The United Nations has suspended health programmes reaching a million people across Iraq because of massive under-funding, it said on Monday.
The UN said in a statement that "184 front line health services have been suspended because of the paralysing funding shortfall for humanitarian activities in Iraq".
"More than 80 percent of general health programmes supported by humanitarian partners are now shut, directly impacting one million people," it said.
"At a time when the people of Iraq need us the most, we are letting them down," the UN's humanitarian coordinator for Iraq, Lise Grande, said.
The UN said that the lack of funding meant that half a million children would not be immunised, leading to a risk of measles outbreak and the re-emergence of polio.
The funding shortfall had already led to the sharp reduction of food rations for one million people.
Around a third of water, sanitation and hygiene programmes had already been closed and more will suffer the same fate by the end of July, it said.
Among the other consequences of the funding crisis, the UN said its programmes assisting women and girls who have survived sexual violence would also be cut back.
On June 4, the UN launched an appeal for half a billion dollars to tackle the spiralling humanitarian crisis in Iraq, where conflict has displaced more than three million people since the start of 2014.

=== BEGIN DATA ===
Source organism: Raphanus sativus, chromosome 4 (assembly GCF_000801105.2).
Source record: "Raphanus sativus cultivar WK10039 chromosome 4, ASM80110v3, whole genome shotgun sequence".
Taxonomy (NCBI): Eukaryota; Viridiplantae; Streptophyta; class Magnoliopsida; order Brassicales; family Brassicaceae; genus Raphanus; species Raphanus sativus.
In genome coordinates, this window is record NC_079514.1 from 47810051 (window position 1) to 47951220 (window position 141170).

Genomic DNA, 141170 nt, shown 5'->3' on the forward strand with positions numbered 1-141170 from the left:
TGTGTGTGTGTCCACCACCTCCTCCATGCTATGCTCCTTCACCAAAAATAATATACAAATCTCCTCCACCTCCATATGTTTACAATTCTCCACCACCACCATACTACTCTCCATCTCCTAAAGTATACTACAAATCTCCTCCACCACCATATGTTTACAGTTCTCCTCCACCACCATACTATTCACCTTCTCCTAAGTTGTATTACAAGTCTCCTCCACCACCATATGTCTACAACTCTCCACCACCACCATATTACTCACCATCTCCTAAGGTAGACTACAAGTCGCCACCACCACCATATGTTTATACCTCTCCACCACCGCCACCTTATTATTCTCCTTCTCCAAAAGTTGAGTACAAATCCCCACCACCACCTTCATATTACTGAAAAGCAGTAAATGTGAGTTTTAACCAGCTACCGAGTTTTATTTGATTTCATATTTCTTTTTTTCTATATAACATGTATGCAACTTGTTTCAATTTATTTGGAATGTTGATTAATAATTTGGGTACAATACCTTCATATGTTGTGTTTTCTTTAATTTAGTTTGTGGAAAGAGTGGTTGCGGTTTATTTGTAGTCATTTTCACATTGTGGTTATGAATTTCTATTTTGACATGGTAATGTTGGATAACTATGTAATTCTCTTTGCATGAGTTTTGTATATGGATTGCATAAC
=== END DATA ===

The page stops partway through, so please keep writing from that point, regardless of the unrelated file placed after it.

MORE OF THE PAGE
"To date, only 15 percent of this has been secured," the UN said, despite what it said was the most "pared-to-the bone appeal ever launched in the region".
Grande had warned at the time that 10 million Iraqis were likely to need life-saving assistance by the end of 2015.
"Although some support is coming in, it's devastating, inexplicable really, that we are being forced to shut down programmes in a country where so much is at stake and where the international community is so involved," Grande said in Monday's statement.
The first major wave of displacement came when jihadists took control of parts of Anbar province in early 2014.
The Islamic State group's nationwide offensive in June last year brought Iraq to the brink of collapse.
While Iraqi forces, backed by a US-led coalition and neighbouring Iran, have clawed back some land, several regions remain wracked by violence and few of the displaced are able to return to their homes.